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What Is Interpersonal Therapy?

Two people engaged in interpersonal therapy

Because they are forming deep connections and meaningful relationships for the first time, adolescents are significantly affected by the state of their relationships. Depression can affect a teen’s relationships, reducing their ability to relate to others and communicate properly. Conversely, fractured relationships can cause depression and other mental health disorders to manifest. It can be challenging for adolescents to repair damaged relationships, especially when they do not yet have the tools to do so effectively. Interpersonal therapy (IPT), one of the leading treatments for depression in teens, approaches treatment from this perspective.

Because teenagers are growing and changing rapidly, they face a unique set of developmental issues. If you have observed your teen becoming depressed or anxious because of their relationships, it may be time to get them into an IPT program. Imagine Fort Collins offers support for teens and their family members as they try to navigate this difficult time in their life. Don’t hesitate to reach out to our team of mental health professionals for help. Contact us at 970.680.5887, and someone from our experienced team can walk you through the treatment options for a wide range of common mental health disorders that affect teens.

What Is Interpersonal Therapy?

IPT is a form of psychotherapy or “talk therapy” that attempts to address the symptoms of depression or other mental health disorders. It improves interpersonal functioning and focuses on current problems and relationships instead of a patient’s past trauma and upbringing. The idea behind IPT is that the patient’s depression happens within the context of their relationships. After learning and applying effective strategies to deal with their relationship problems, the patient’s symptoms should improve.

In light of the core idea around IPT, the therapist organizes treatment around the patient’s relationship difficulties, which helps to direct the patient to achieve their goals. There are four areas of conflict that typically trigger relationship and mental health issues:

  • Relationship conflicts that result in stress
  • Life changes that affect the patient’s relationships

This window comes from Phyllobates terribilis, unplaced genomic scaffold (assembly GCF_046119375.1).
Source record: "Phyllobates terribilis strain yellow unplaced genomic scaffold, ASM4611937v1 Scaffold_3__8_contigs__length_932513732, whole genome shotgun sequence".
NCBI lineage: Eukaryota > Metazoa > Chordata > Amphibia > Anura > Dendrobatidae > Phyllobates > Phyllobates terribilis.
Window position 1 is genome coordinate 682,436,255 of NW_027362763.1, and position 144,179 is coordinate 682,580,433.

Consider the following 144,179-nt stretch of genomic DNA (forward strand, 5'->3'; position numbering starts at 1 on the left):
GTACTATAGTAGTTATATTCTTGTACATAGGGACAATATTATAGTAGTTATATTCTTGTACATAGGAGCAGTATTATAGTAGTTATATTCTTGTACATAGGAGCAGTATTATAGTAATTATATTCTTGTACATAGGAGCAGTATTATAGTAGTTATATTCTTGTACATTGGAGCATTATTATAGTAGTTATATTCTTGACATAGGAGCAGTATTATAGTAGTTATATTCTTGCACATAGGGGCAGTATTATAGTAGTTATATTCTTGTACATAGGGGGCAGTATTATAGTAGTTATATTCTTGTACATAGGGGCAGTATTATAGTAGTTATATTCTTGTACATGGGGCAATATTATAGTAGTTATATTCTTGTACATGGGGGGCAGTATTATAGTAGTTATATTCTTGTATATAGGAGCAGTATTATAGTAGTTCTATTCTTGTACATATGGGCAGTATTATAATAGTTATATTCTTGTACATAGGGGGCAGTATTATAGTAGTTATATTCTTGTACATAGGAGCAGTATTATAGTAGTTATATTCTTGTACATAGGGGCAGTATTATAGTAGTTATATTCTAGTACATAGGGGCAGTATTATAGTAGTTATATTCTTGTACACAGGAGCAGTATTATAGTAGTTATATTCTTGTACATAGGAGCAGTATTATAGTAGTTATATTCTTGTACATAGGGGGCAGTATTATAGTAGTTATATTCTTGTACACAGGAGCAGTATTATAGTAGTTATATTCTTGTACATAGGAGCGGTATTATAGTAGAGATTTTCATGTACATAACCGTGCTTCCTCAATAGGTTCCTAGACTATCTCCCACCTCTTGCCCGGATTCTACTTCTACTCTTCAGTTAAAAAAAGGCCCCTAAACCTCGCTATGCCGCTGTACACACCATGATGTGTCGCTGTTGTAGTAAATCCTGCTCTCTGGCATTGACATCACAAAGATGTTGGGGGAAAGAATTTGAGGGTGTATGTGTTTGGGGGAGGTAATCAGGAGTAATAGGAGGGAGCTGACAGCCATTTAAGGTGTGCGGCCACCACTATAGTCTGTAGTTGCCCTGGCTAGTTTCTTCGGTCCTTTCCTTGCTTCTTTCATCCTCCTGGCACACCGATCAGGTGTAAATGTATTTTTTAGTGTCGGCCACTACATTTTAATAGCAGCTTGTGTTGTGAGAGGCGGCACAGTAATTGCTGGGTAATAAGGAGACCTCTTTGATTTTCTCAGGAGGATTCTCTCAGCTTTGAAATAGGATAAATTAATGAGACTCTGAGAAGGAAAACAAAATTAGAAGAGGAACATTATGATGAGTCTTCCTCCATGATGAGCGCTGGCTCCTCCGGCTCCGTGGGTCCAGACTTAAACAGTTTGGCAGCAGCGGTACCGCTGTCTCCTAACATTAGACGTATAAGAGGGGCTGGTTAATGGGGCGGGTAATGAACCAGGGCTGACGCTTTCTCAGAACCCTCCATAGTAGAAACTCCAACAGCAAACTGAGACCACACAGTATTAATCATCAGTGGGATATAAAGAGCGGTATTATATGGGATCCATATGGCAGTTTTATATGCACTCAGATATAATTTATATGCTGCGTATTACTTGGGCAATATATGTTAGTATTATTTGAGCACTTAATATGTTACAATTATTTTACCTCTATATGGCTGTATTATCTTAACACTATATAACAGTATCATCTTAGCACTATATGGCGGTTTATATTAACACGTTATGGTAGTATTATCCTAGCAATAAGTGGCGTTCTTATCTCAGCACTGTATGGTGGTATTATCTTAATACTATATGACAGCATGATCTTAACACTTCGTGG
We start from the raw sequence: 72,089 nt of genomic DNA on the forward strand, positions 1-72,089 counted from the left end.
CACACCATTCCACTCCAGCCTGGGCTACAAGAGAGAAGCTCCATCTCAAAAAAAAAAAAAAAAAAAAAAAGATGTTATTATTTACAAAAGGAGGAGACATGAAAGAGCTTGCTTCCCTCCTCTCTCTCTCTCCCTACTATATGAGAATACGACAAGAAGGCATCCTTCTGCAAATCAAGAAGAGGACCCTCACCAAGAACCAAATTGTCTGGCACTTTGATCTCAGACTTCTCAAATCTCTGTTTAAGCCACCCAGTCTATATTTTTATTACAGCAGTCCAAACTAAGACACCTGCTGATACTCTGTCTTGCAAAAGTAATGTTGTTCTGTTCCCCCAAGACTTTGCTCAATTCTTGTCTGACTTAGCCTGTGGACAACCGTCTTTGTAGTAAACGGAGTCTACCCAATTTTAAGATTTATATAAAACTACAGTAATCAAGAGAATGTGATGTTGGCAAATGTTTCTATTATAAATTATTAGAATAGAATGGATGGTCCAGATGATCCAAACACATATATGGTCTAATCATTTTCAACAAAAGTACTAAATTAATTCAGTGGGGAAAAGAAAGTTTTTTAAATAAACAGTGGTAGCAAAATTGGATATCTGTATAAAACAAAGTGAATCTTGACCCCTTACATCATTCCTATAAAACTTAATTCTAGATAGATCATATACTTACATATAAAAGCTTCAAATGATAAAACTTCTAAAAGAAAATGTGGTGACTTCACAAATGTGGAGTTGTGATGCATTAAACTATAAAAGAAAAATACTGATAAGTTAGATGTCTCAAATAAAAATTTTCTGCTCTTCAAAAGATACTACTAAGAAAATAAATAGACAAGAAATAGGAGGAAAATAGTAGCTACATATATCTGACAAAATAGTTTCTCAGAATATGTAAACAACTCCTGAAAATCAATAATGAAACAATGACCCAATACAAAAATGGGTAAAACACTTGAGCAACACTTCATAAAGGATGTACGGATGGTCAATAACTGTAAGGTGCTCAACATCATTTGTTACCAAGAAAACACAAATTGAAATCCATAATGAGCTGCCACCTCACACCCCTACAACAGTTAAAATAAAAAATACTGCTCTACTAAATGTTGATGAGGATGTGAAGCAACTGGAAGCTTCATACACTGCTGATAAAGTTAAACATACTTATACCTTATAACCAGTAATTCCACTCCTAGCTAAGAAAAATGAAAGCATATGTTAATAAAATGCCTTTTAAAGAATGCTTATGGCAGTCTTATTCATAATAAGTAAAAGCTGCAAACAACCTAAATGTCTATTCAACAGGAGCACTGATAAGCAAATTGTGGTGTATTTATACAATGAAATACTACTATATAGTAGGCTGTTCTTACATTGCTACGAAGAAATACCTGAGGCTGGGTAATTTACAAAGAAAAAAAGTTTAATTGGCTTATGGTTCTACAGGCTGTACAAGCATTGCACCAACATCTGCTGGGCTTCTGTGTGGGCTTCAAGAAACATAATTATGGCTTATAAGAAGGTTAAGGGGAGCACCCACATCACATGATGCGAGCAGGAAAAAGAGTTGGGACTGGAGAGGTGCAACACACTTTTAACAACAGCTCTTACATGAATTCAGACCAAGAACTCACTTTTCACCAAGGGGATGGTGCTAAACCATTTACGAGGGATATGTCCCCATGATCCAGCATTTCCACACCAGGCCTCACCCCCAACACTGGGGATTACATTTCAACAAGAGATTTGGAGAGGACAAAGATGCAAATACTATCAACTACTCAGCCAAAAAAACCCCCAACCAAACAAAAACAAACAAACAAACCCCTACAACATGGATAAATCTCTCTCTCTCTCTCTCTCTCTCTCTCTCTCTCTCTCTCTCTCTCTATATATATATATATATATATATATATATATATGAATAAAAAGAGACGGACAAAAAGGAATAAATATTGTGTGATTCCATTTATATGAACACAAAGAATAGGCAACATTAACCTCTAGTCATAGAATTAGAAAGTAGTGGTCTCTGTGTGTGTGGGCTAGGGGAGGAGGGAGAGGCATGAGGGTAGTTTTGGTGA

• Inability or deficiency when starting or maintaining relationships
  • Grief after the loss of a loved one

But what is dynamic interpersonal therapy (DIT), and how does it differ from simple IPT? Both of these therapeutic approaches often result in brief or time-limited treatment programs for patients. Time-limited means a definite end to the treatment and a focused effort to achieve the patient’s goals before that time. IPT programs provide acute care and typically last anywhere from 12 to 16 weeks but can be offered to certain patients in as few as eight sessions. In general, DIT programs comprise 16 sessions.

Who Benefits the Most from Interpersonal Therapy?

IPT was initially intended as a treatment for major depressive disorder, also called clinical depression. Over time, experts have found it to be effective in treating several other conditions, including:

  • Eating disorders
  • Substance use disorders (SUDs)
  • Persistent depressive disorder
  • Bipolar disorder

What sets interpersonal therapy apart from cognitive and behavioral therapeutic interventions is that it addresses negative thoughts and behaviors as they apply to interpersonal relationships. This process allows treatment to revolve around the patient’s areas of conflict, helping teach them how to make positive changes that uplift their mood and improve relationships.

What to Expect During Interpersonal Therapy

This form of treatment is delivered in one-on-one sessions with a therapist. Your teen can expect to have homework, assessments, and interviews with their therapist. The first phase of therapy usually involves a couple of sessions for the therapist to determine the extent of the depressive symptoms and problem areas in the patient’s relationships. Once the therapist has an accurate picture of the patient’s needs and problem areas, they will implement treatment strategies that address these areas.

The patient and therapist will work to develop solutions to the identified problem areas, and the patient will attempt to implement these solutions between each session. During each session, the therapist will ask the patient about their symptoms of depression. The patient will also be encouraged to share whether or not strategies they learn in sessions have been working when they put them into practice.

Learn More About Interpersonal Therapy at Imagine Fort Collins

If your teen struggles with depression due to changing relationships, losing a friend, or experiencing romantic difficulties, they may benefit from interpersonal therapy. The outpatient treatment center of Imagine Fort Collins offers interpersonal therapy and other comprehensive treatment programs. Our hardworking, genuine, and passionate team members are committed to helping teens recover from various mental health disorders. Imagine Fort Collins is here for you and your family. Don’t hesitate to contact us at 970.680.5887.